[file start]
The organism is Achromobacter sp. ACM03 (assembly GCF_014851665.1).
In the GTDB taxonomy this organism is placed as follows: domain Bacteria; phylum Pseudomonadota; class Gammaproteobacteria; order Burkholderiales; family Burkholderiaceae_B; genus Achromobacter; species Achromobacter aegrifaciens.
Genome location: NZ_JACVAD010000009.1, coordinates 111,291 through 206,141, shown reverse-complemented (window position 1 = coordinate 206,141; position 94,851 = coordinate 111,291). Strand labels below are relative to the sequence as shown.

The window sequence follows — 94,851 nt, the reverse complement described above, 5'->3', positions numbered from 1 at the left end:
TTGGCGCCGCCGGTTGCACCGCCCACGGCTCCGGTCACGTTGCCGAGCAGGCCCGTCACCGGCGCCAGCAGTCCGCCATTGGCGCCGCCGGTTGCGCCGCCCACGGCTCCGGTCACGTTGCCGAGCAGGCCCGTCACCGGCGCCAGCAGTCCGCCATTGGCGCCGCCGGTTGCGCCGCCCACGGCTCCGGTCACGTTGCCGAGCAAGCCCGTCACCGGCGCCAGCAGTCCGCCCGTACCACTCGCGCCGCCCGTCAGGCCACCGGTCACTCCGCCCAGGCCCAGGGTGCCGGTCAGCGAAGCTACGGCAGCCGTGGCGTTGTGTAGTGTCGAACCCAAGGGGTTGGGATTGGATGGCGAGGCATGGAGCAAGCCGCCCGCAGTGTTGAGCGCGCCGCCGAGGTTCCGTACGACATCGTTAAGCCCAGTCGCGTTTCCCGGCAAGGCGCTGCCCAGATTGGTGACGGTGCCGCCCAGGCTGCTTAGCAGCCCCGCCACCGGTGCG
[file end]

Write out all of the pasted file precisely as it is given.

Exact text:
The organism is Achromobacter sp. ACM03 (assembly GCF_014851665.1).
In the GTDB taxonomy this organism is placed as follows: domain Bacteria; phylum Pseudomonadota; class Gammaproteobacteria; order Burkholderiales; family Burkholderiaceae_B; genus Achromobacter; species Achromobacter aegrifaciens.
Genome location: NZ_JACVAD010000009.1, coordinates 111,291 through 206,141, shown reverse-complemented (window position 1 = coordinate 206,141; position 94,851 = coordinate 111,291). Strand labels below are relative to the sequence as shown.

The window sequence follows — 94,851 nt, the reverse complement described above, 5'->3', positions numbered from 1 at the left end:
TTGGCGCCGCCGGTTGCACCGCCCACGGCTCCGGTCACGTTGCCGAGCAGGCCCGTCACCGGCGCCAGCAGTCCGCCATTGGCGCCGCCGGTTGCGCCGCCCACGGCTCCGGTCACGTTGCCGAGCAGGCCCGTCACCGGCGCCAGCAGTCCGCCATTGGCGCCGCCGGTTGCGCCGCCCACGGCTCCGGTCACGTTGCCGAGCAAGCCCGTCACCGGCGCCAGCAGTCCGCCCGTACCACTCGCGCCGCCCGTCAGGCCACCGGTCACTCCGCCCAGGCCCAGGGTGCCGGTCAGCGAAGCTACGGCAGCCGTGGCGTTGTGTAGTGTCGAACCCAAGGGGTTGGGATTGGATGGCGAGGCATGGAGCAAGCCGCCCGCAGTGTTGAGCGCGCCGCCGAGGTTCCGTACGACATCGTTAAGCCCAGTCGCGTTTCCCGGCAAGGCGCTGCCCAGATTGGTGACGGTGCCGCCCAGGCTGCTTAGCAGCCCCGCCACCGGTGCG